The guard looked down the hall, acknowledging an approaching figure. August stepped into the light, followed closely by Gavril. Though his suit was practically destroyed, his pin—which I now realized looked an awful lot like a North Star—still hung proudly on his bloody lapel.

No wonder the Northern rebels knew so much.

“It’s over, America. We got them,” August confirmed.

I sighed, overwhelmed with relief, and dropped the gun.

“Where’s Maxon? Is he alive? Did Kriss make it?” I asked Gavril before focusing again on August. “There was an officer; he brought me here. His name is Officer Leger; have you seen him?” The words tumbled out almost too quickly to be understood.

I was feeling funny, light-headed.

“I think she’s in shock. Take her to the hospital wing, quickly,” Gavril ordered, and the guard scooped me up easily.

“Maxon?” I asked. No one answered. Or maybe I was gone by then. I couldn’t remember.

When I woke up, I was on a cot. I could feel the stings of my many cuts now, but as I picked up my arm to inspect it, the cuts were all clean, and the larger ones were bandaged. I was safe.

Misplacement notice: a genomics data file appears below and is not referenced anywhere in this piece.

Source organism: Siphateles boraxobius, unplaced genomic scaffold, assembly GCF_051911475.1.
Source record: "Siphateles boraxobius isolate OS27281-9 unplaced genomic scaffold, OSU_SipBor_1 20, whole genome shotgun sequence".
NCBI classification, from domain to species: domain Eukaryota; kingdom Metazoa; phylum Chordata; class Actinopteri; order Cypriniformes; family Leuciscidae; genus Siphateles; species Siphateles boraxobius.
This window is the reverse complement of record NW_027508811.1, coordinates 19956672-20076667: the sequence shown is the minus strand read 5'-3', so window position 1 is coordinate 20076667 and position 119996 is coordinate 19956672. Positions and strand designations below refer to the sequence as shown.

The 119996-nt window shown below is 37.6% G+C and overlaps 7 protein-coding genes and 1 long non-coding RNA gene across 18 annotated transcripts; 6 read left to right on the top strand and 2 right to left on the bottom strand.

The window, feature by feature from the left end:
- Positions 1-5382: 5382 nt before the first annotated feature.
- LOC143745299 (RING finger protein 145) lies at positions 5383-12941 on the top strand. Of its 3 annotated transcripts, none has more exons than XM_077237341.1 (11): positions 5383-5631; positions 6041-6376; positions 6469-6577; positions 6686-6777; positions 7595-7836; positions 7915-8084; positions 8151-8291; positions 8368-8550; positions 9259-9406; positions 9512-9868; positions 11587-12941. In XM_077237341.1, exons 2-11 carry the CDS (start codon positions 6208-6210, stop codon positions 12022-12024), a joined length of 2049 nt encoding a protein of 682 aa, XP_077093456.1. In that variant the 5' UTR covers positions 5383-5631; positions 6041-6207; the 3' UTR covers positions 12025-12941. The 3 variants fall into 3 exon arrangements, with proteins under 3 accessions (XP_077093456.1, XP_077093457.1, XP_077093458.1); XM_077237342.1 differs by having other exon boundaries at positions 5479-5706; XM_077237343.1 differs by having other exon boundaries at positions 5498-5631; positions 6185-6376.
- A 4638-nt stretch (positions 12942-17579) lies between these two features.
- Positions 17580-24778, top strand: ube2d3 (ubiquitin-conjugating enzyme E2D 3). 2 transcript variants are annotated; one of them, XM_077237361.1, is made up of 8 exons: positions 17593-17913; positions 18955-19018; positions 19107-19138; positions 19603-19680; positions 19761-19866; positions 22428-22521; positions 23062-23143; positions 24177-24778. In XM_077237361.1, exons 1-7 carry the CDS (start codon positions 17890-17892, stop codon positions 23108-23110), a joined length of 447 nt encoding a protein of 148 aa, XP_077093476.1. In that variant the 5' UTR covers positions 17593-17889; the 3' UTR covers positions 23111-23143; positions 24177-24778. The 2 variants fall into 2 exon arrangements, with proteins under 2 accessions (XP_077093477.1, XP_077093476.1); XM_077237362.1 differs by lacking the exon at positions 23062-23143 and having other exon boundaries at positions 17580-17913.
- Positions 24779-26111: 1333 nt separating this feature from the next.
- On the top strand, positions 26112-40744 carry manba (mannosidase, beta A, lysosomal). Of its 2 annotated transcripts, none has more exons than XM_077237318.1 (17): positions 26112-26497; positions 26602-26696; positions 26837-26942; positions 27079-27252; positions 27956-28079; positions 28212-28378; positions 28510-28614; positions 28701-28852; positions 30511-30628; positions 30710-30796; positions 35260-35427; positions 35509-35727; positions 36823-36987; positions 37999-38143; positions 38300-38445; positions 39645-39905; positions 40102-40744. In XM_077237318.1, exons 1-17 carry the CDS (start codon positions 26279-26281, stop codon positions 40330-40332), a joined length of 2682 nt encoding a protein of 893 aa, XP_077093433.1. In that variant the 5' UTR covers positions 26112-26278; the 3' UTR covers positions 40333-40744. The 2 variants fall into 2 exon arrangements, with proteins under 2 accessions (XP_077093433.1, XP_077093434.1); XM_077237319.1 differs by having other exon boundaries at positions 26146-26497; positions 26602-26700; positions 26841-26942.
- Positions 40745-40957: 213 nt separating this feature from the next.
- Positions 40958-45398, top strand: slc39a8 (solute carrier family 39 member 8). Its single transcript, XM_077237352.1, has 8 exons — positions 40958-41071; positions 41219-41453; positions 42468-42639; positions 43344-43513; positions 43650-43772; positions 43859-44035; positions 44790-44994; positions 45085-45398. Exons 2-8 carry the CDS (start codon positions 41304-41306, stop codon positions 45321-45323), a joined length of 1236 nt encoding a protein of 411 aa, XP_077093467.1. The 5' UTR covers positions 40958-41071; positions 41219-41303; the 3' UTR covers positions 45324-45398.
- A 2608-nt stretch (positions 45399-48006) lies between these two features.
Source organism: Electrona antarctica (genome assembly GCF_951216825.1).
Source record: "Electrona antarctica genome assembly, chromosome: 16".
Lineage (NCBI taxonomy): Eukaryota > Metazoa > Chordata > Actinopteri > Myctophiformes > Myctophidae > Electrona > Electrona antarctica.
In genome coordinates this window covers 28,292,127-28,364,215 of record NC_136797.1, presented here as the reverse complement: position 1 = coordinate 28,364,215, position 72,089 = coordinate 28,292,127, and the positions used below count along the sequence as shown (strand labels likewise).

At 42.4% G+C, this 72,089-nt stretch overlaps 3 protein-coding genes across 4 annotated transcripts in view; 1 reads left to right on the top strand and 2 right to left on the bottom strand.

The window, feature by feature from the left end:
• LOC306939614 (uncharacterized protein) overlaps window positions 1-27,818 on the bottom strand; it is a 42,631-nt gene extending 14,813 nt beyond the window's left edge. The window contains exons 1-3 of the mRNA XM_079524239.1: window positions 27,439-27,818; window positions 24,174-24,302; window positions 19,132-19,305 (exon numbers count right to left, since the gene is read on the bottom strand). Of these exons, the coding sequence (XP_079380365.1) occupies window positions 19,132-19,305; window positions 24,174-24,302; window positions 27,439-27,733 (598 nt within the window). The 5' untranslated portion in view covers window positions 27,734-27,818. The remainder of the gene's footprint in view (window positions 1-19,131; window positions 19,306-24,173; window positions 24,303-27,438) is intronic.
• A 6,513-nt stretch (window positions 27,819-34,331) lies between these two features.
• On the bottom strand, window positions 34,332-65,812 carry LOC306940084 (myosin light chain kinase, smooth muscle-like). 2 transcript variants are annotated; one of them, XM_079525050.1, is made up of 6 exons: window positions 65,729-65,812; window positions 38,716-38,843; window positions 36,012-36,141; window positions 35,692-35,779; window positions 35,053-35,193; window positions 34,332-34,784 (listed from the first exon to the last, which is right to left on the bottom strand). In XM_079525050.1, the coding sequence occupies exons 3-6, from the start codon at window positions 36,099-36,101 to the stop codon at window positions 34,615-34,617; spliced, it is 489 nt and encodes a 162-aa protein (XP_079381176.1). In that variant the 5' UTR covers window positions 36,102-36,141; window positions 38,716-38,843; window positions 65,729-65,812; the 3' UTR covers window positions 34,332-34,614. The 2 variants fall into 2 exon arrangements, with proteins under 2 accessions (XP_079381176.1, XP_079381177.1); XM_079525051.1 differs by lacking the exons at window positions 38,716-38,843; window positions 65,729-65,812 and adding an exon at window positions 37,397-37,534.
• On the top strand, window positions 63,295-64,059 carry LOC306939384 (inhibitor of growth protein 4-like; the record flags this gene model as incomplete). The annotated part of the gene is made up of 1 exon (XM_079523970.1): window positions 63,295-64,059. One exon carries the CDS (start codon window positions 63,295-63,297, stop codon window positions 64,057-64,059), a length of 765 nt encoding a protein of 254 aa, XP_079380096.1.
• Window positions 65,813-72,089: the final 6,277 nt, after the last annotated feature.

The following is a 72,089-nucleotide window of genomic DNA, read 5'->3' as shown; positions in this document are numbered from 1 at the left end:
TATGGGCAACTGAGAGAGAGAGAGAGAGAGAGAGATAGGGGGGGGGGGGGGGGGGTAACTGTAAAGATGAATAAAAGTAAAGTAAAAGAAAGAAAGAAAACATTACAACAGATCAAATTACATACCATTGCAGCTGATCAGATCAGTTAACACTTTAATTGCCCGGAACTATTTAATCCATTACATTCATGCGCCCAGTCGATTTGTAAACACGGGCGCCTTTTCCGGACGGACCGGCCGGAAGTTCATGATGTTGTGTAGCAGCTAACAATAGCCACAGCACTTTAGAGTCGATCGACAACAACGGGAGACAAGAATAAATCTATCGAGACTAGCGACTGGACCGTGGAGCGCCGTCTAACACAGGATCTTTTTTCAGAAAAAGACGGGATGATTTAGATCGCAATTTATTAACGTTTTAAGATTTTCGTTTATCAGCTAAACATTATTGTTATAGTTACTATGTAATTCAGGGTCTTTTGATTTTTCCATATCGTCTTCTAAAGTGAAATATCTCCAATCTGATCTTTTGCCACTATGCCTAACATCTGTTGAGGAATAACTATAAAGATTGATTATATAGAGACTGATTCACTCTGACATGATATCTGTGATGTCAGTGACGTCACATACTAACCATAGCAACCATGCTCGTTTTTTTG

I sat up and looked around, and realized I was in a tiny office. I inspected the desk and the diplomas on the wall and discovered it was Dr. Ashlar’s. I couldn’t stay here. I needed answers.

When I opened the door, I discovered why I’d been tucked away. The hospital wing was packed. Some of the less injured were placed two to a bed, and others were on the floor between them. It was easy to tell that the worst were in beds toward the back of the room. Despite the number of people, the space was remarkably quiet.

I scanned the area, looking for familiar faces. Was it good not to find them here? What did that mean?